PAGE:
It is almost unheard of for people to start a business with individuals they don’t trust. What is not so rare is for there to be distrust between people in established businesses.
In all walks of life, relationships evolve and business relationships are no different. As the years go by and circumstances change, differences of opinion often arise. It is therefore important to set out at the beginning of a business relationship the way in which the parties want the business – and their roles with in it – to operate. Hopefully that document, known as s shareholders agreement, will sit in a cupboard, never to be looked at again. However, it is there as a safety net in the event of unforeseen events arising or difficulties emerging in the parties’ relationships.
Imagine the situation: three friends own a company in equal shares and run it with moderate success for five years. Two of the owners decide they’d like to expand and need bank funding. The owners are all asked to give personal guarantees to the bank, putting their own assets at risk. The third owner isn’t happy and is content with the company’s current profits.
What happens? Does he just get outvoted by the other two? Can he be forced to give the personal guarantee? If he refuses, is this fair on the other two? If the relationships become strained, can he just leave – but what about his shares in the company? The other two may want to force him out for being obstructive – can they do that? If they dismiss him as a director and employee, he’d still own a third of the company – is that fair?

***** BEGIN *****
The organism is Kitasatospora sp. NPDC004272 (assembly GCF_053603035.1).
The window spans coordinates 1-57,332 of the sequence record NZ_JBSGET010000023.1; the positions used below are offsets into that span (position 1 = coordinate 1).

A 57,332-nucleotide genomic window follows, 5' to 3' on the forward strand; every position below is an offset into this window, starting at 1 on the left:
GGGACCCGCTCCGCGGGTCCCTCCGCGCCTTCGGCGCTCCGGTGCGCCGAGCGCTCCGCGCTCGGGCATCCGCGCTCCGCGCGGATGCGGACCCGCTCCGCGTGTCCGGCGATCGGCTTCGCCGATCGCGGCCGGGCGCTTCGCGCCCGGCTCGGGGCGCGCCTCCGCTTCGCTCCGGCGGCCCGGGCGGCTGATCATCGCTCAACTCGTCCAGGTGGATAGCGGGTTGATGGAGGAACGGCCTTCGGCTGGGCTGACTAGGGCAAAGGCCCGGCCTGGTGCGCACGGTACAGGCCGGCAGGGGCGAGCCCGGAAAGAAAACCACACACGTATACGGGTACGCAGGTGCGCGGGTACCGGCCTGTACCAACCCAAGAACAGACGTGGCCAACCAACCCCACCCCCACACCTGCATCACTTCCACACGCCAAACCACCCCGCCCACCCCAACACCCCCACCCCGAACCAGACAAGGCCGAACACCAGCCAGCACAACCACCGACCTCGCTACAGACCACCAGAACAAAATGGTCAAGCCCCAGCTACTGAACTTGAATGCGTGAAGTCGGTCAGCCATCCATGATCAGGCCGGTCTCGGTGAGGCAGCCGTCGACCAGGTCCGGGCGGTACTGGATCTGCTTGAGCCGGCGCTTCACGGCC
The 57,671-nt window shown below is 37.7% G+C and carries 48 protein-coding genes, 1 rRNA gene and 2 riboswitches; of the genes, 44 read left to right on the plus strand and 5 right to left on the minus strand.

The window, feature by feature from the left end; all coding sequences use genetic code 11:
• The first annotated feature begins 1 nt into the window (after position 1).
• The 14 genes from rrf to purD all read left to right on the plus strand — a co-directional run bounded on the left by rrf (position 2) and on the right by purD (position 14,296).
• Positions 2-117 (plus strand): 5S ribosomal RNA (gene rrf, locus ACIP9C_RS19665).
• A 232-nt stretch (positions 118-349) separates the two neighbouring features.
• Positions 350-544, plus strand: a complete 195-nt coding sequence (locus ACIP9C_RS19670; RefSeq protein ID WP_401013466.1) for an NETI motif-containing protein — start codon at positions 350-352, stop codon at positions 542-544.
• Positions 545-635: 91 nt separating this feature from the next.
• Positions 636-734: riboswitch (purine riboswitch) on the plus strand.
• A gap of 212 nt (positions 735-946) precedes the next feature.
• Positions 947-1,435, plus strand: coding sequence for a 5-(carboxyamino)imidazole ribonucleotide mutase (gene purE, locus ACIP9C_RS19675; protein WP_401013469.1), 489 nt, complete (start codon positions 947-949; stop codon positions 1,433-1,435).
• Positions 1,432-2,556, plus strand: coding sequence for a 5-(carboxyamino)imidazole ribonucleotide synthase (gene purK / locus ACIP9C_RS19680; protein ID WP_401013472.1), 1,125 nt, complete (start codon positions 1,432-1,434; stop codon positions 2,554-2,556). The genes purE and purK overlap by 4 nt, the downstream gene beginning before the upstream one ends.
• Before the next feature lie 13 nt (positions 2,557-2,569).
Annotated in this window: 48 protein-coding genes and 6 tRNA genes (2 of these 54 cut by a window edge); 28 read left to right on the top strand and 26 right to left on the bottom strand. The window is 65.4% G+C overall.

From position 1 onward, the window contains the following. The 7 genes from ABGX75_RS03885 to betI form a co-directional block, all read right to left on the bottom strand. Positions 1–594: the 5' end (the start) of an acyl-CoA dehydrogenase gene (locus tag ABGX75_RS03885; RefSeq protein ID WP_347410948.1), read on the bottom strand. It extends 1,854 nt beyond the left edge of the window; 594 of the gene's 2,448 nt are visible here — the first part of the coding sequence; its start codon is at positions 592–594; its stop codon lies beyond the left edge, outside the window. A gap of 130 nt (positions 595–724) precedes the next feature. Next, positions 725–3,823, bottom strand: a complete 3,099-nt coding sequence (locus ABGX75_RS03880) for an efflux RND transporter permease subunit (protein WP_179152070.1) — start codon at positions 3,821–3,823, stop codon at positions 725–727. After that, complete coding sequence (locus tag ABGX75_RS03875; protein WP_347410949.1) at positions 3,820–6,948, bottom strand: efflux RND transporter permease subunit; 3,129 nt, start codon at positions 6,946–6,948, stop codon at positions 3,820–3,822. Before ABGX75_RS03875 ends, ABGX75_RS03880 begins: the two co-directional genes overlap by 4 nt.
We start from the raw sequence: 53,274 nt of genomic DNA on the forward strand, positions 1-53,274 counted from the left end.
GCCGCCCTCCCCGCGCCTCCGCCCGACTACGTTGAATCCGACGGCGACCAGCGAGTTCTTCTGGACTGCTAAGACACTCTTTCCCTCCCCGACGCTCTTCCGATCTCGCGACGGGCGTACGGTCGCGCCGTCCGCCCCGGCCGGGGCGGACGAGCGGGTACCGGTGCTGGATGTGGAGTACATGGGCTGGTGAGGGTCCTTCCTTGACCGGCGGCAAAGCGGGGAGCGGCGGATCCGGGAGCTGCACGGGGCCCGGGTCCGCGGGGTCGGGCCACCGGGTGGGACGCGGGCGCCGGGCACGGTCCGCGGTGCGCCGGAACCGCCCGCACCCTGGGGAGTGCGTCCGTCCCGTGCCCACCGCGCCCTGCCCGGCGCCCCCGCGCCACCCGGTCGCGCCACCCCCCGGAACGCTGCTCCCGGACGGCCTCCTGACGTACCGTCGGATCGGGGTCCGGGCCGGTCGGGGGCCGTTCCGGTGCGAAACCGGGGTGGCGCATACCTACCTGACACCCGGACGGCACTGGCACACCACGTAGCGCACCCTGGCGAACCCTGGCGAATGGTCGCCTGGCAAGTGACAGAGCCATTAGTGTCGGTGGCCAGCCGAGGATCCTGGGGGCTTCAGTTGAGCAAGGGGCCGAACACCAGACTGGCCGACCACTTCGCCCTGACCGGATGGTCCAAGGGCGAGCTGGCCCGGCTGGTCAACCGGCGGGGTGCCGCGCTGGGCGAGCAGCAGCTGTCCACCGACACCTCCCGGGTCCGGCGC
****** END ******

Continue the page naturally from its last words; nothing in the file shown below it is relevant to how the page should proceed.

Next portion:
A shareholders agreement could provide answers to all those questions. It might set out voting requirements for key decisions, what happens in the event of a deadlock between the shareholders, how shareholders can exit the company and to whom and at what price shares can be sold. It might also discuss the ability for a shareholder to be forced out of the company in limited circumstances.
Those circumstances might include incidents of gross misconduct but the agreement should also deal with what happens when a shareholder dies. As a co-owner, do you want the shares to pass to the spouse you really don’t get on with? Does the spouse what the shares or the cash value? What happens if the deceased left the shares to the local cats’ home?! Would you rather have the opportunity to acquire the shares yourself? Again, a shareholders agreement could answer all these questions.
Shareholders agreements are not about mistrust; they’re about future-proofing. Mapping out the way the business is to be operated and how shareholders can exit when the time is right, can only be a good thing. It provides certainty for all involved and hopefully avoids difficult and potentially costly debates and disputes in the future.
For further information on Shareholders agreements please don’t hesitate to contact Farleys Solicitors experienced Company Formation and Start Up department on 0845 287 0939, or alternatively you can email us.
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